# Interpolation of Zero rate curve

I have the zero rates at certain time nodes, say 3-month, 5-month, 8-month,...,2-yr,... Now I want to interpolate the curve so that the implied one-month forward rates are piecewise linear. That is, between two nodes, the forward rates are linear. I have no idea where to start. Can someone help?

Suppose that you interpolate your zero curve, i.e. your discount factors at time $$k$$, $$v_k$$, using a log-quadratic approach:

$$\ln(v_i) = \alpha + \beta D_i + \gamma D_i^2$$

where $$v_i$$ is a discount factor between two known discount factors, $$v_k$$ and $$v_{k+1}$$, and $$D_i$$ is the day-count-fraction between the dates associated with $$v_k$$ and $$v_i$$.

Note that in order to derive the parameters $$\alpha$$ $$\beta$$ and $$\gamma$$ you need boundary conditions for your interpolation, for example endpoints alining and one initially zero derivative:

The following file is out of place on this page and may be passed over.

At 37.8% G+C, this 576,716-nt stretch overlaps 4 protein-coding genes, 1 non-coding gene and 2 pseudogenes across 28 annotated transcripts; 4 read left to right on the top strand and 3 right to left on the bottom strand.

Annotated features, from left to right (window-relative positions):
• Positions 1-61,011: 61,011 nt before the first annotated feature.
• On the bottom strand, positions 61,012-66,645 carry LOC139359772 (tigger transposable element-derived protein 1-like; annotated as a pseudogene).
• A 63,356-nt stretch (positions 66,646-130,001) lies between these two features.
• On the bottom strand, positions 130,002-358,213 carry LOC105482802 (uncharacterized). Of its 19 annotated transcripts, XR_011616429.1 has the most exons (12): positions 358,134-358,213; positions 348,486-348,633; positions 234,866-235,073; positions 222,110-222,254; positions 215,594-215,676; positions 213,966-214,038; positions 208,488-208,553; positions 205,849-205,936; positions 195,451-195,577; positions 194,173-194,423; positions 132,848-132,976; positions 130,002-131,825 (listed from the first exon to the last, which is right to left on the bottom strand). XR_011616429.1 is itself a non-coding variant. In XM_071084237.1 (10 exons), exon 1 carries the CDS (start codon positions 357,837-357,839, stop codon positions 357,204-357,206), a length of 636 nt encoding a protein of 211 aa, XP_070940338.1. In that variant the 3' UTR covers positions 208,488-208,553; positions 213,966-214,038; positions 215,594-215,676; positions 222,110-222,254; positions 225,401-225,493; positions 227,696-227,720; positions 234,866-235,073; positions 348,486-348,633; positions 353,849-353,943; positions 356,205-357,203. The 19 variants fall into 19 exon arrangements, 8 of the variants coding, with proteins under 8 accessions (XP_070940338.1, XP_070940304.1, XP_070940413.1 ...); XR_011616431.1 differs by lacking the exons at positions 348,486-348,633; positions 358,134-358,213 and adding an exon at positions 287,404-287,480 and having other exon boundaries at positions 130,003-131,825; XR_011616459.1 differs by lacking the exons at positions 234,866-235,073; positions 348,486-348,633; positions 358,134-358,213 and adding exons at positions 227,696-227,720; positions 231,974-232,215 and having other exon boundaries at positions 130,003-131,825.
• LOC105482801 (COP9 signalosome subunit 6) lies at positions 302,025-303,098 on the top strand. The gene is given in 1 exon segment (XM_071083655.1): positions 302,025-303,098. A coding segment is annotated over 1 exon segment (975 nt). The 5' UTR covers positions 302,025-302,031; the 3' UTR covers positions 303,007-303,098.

i.e. if $$D_k=0$$ then $$\alpha = \ln(v_k)$$
i.e. for $$D_{k+1}$$ then $$\; \ln(v_{k+1}) = \ln(v_k) + \beta D_{k+1} + \gamma D_{k+1}^2$$
i.e a derivative is assumed at start (e.g. zero derivative): $$\implies \beta=0$$

Consider the discount factor on the day following $$v_i$$, $$v_{i(+1d)}$$:

$$\ln(v_{i(+1d)}) = \alpha + \beta (D_i+\frac{1}{360}) + \gamma (D_i+ \frac{1}{360})^2$$

Then the overnight continuously compounded rate for the date associated with $$v_i$$ is:

$$r_i = 360 \ln (\frac{v_i}{v_{i(+1d)}}) = -\beta -\gamma (D_i + \frac{1}{360})$$

You can observe that this is linear in $$D_i$$ indicating that continuously compounded overnight rates are linearly interpolated between dates $$k$$ and $$k+1$$.

Does this mean that your implied one-month forward rates are piecewise linear. No, but its not going to be far off. If you want to derive a curve interpolated in terms of rates then you will need a configured optimiser I expect.